Protection, Rejection, Pain, and Change

{Continued from PART ONE}

I have always been protective of my core.  It is a learned behavior, and a necessary one, because I am ticklish.

I am ticklish, sometimes to the point of pain, and I cannot endure feathery touches.  Even extremely firm touches are sometimes unbearable (I see a massage terrorist once a month for physical therapy; read ‘firm’ as ‘agonizing pummelization’), and I have to fortify myself and force myself to relax in order to tolerate that kind of taction.

In sexual relationships, it takes a significant amount of time and a huge amount of trust for me to allow someone to touch me anywhere below the ears or above the hips, because that whole zone is not only ticklish, but highly erotically responsive.

Correction:  That whole zone, with the exception of my breasts, is both ticklish and erotically responsive.

But I will protect that whole area – including, and especially my breasts – without thinking.  It is a reflex action, and one that does not come without consequences.  Negative ones.  Most notably, this:

I know at times it hurts my husband, terribly.

Because there was a time I would ask him to give my breasts attention.  There was a time when I would take his hand and place it over my breast, or use my own hand to lift one into his mouth to suck.  There was a time I solicited his participation in pleasuring my breasts, and when I welcomed his unsolicited attentions enthusiastically.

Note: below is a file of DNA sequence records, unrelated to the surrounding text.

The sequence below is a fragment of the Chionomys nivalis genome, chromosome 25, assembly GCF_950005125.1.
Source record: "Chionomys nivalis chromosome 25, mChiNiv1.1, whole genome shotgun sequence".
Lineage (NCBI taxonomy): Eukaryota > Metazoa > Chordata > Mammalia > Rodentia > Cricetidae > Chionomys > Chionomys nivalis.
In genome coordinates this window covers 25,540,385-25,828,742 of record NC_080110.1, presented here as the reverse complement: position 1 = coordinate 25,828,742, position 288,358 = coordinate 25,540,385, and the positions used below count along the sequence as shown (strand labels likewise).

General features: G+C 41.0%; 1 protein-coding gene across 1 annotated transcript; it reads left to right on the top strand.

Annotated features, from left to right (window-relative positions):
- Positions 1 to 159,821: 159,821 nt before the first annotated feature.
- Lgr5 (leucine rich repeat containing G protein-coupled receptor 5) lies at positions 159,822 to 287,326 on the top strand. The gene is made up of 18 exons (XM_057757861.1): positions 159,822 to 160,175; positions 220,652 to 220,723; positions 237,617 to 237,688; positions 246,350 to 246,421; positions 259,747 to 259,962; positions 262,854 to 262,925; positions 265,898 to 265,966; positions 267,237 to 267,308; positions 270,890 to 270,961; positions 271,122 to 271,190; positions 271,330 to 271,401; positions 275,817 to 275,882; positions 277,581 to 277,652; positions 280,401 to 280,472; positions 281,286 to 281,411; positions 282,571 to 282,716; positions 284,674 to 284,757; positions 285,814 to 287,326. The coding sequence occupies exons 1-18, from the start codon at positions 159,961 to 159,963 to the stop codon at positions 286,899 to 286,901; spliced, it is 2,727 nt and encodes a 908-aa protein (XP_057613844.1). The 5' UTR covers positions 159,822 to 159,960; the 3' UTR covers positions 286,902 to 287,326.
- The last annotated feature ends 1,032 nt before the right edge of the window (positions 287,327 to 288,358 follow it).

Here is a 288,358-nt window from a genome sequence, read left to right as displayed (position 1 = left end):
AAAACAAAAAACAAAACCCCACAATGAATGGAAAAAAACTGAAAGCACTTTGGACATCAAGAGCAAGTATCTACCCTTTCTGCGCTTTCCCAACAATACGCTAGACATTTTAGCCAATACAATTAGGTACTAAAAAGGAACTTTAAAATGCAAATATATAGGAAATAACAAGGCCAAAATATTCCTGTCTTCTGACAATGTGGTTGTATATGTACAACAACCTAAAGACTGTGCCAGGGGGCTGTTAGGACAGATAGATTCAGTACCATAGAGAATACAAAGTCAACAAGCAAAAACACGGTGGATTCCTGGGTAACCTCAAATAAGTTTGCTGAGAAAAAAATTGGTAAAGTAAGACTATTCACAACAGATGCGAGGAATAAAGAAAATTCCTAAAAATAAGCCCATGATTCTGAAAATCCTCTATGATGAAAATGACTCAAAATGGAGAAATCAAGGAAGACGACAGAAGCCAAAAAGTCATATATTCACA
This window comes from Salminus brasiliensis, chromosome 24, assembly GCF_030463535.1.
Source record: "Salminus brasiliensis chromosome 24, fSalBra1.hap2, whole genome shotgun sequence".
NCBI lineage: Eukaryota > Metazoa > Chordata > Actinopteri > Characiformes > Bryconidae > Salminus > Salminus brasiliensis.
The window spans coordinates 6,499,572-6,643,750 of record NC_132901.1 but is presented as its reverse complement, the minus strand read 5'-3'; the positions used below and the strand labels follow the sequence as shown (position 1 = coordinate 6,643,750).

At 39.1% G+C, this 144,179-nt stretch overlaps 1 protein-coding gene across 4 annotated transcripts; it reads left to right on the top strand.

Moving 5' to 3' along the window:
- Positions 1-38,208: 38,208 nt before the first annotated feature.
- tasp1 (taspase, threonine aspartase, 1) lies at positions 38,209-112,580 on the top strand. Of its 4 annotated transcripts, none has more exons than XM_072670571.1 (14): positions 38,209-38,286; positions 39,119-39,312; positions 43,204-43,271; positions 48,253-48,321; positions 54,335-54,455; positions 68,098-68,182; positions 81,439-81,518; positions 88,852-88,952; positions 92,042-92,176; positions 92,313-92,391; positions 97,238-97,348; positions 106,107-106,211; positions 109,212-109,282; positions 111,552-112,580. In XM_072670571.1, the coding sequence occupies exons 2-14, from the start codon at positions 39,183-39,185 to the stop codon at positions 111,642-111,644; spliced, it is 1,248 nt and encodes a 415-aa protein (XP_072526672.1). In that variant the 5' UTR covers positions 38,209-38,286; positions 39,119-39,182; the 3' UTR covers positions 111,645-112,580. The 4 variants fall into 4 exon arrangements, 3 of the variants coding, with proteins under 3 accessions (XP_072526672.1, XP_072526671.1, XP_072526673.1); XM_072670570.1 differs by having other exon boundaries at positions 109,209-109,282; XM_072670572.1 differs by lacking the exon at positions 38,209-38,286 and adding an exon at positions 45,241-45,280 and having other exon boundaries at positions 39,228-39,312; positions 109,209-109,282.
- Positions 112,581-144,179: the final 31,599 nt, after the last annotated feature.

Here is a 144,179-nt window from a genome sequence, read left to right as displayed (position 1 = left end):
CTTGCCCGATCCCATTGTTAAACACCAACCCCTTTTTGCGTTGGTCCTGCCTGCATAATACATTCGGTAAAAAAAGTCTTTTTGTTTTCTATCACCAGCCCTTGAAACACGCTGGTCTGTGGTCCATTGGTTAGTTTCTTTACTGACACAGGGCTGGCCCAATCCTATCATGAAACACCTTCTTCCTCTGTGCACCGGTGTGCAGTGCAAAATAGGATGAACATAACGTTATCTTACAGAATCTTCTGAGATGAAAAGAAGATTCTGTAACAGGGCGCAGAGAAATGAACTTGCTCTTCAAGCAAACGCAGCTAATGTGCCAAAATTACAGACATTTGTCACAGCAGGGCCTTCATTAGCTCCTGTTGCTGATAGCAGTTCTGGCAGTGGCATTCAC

But after my miscarriage early in our marriage, all of that changed.  I was dealing with physical and psychological changes that he didn’t – he couldn’t – understand, and along with that, the emotional attachment I’d formed to the concept of breasts as life – and the subsequent loss of that life – set me on a course of Protect At All Costs; my body language changed from Yes, please! and More to Don’t Touch and Keep Away!  And while I know that I’m acting on reflex (and have been, for years now) and I don’t mean to make him feel unwelcome (tch – intentions, inschmensions), I also know that the message he receives when I cover up or curl up into myself is one of rejection.

And at that point, all the reasons why…  They don’t matter.

Because no matter the reasons, I hurt him with my {re}actions.  And it hurts me that I hurt him.  Yet I know why and *I know* he knows why, and there is hurt there too, and it becomes a cycle that is hard to break free from.


And the wheels on the bus go ’round and ’round…

We still have our times.  And there are things that only he knows how to do, ways that only he can bring me pleasure.  He knows the ins and outs of what I like – and don’t like – better than anyone else.


(You knew there was a ‘but’ coming, didn’t you?)

The ‘anyone else’ portion of that last statement is significant.  Because, being non-monogomous, there are others.  Other men to whom – with whom – my responses are (or have been) different.

My husband has sometimes expressed concern over what he perceives as me rejecting his attentions to my breasts.  It is not a matter of insecurity, exactly.  The fact of the matter is, I did a sudden and seemingly inexplicable 180° change, and it impacted our compatibility.  I can only imagine being on the other side of that.  What would it be like if something I’ve come to know and crave and love about our sex life was one day POOF! – gone ?